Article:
Keep Things in Perspective When Mentoring Student Authors & Prepare to Be Amazed

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Tip#10In this blog, I am sharing how I am mentoring a group of high school science students to write and publish a book about their science research experiences by April 2015 with the goal of selling 500 copies by the end of the school year.

Expect anything to happen when mentoring students to become authors. A quiet student may explode with creativity and come up with a unique idea for a book. A promising student may get overwhelmed by other schoolwork and have to drop out of the project. As a teacher, you just have to be patient and encouraging with a project like this. The students will blossom in unexpected ways, and the overall results will be amazing.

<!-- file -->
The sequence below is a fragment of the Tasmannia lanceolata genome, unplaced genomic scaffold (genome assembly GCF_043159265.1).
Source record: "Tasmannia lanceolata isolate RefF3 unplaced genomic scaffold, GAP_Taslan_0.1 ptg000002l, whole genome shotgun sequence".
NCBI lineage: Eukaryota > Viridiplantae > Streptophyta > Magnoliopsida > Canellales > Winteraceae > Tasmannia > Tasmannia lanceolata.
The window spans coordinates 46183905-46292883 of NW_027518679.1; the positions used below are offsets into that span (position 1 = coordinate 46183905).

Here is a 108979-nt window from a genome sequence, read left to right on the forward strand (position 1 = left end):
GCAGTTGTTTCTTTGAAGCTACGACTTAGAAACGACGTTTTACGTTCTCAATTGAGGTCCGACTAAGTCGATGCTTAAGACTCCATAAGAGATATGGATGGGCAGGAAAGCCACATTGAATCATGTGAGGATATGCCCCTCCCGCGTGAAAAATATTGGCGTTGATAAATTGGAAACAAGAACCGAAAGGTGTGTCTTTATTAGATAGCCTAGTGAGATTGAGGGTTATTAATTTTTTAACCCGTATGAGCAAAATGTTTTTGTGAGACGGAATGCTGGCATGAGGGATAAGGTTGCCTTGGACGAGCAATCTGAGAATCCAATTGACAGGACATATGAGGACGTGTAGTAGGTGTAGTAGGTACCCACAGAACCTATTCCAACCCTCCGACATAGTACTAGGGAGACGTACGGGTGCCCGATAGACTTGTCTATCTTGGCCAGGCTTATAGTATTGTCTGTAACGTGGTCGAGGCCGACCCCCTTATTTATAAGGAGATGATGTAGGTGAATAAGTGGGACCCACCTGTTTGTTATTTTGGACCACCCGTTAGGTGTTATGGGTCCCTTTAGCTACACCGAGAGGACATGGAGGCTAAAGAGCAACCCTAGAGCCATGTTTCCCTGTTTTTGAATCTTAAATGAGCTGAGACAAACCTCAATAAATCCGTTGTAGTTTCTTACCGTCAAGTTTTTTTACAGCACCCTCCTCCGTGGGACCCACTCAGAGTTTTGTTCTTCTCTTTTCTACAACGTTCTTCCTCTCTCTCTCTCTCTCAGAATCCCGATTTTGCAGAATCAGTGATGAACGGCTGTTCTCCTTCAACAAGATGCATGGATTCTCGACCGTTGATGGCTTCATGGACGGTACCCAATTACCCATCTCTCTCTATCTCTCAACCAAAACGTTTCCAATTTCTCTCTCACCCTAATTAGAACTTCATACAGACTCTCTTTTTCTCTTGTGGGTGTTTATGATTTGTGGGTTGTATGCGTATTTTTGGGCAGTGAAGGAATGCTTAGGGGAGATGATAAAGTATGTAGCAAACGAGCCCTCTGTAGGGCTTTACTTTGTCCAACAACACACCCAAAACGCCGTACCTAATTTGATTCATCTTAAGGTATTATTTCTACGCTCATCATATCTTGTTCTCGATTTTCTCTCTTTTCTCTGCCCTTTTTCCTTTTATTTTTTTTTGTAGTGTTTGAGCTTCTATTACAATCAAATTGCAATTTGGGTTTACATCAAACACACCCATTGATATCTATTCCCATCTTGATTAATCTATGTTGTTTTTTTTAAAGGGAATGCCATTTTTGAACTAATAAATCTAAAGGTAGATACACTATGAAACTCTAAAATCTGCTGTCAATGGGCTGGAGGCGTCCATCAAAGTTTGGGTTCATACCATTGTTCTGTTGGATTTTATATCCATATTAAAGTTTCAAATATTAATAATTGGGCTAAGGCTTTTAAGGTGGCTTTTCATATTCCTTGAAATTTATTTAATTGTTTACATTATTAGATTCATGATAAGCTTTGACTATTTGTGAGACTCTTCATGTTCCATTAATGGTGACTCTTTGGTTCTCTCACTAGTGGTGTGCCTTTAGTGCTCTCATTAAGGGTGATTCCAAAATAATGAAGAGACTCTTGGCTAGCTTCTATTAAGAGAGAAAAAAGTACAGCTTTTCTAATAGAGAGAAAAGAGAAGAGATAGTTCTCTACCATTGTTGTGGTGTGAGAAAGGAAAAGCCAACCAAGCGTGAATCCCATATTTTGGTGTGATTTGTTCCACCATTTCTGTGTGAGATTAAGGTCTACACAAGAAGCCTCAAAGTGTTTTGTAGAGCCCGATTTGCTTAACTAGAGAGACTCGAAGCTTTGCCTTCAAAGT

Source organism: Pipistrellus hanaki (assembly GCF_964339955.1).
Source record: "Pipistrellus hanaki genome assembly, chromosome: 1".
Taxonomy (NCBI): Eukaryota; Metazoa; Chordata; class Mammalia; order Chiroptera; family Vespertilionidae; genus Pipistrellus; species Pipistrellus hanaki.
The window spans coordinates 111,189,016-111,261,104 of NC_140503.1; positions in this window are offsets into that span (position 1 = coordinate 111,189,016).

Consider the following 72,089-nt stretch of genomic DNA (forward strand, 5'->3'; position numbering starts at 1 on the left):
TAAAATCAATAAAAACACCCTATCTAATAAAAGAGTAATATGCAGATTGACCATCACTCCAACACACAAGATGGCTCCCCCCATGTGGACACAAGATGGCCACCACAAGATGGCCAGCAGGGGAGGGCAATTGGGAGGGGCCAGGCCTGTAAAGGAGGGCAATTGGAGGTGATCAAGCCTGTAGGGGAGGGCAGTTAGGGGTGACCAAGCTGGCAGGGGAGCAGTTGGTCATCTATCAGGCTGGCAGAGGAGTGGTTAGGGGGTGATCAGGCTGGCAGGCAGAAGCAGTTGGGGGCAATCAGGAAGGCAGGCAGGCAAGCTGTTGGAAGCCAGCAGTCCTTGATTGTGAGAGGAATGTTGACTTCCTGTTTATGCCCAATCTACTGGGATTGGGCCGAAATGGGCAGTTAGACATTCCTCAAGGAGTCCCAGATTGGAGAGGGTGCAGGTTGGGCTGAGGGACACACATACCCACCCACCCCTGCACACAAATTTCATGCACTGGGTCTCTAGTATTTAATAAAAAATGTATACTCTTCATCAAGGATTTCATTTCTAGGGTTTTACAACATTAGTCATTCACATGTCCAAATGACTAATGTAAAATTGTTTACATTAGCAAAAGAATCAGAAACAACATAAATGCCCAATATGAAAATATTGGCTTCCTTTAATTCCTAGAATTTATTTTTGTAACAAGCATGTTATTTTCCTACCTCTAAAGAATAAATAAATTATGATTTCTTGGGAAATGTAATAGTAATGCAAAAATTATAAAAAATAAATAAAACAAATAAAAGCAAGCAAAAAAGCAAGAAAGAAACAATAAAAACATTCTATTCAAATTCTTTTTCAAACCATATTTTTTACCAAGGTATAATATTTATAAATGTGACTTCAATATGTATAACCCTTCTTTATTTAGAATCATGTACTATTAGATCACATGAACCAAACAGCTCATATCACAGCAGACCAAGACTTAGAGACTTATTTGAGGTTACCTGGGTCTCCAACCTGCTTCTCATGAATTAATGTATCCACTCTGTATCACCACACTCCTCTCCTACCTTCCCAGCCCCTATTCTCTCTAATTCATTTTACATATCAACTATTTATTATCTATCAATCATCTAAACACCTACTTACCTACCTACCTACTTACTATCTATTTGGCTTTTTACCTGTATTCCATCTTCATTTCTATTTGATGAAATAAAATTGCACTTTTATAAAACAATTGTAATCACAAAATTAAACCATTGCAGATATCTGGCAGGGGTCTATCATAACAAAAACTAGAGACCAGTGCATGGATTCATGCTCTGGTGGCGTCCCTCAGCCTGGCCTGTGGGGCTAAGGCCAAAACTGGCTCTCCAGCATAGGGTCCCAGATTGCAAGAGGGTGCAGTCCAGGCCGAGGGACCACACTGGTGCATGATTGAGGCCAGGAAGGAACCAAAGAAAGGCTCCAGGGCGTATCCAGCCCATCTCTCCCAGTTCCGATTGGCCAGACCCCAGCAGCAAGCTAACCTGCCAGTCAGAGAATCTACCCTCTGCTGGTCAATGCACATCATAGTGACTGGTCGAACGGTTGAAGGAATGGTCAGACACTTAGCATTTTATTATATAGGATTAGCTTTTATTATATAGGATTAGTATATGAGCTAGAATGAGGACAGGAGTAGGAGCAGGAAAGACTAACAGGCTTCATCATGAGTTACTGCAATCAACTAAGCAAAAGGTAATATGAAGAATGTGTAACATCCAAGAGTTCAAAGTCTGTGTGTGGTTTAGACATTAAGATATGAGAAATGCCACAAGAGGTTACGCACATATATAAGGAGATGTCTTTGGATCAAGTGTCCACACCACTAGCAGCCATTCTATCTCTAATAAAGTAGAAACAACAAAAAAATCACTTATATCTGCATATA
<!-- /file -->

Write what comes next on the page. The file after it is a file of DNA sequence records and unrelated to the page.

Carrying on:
I began this project by approaching three students who I knew were involved with science research in one way or another, and I proposed that they write books about their research. They recruited three more. One had to drop out due to other demands. When we first met, I gave them my expectations. I suggested a general approach for writing their books, emphasizing that I was teaching them the mechanics of writing and publishing, but they had to create the book. I envisioned them creating five books about their research projects. Instead, the students developed different ideas for their books. One is working on a children’s book about the true nature of sharks, one on a critique of modern science education, one on a reflection of her experience with cancer, one on the dichotomy of being an artist and a scientist, and one on a novel for young adults about genetics. They all involve science, but in various ways I never imagined.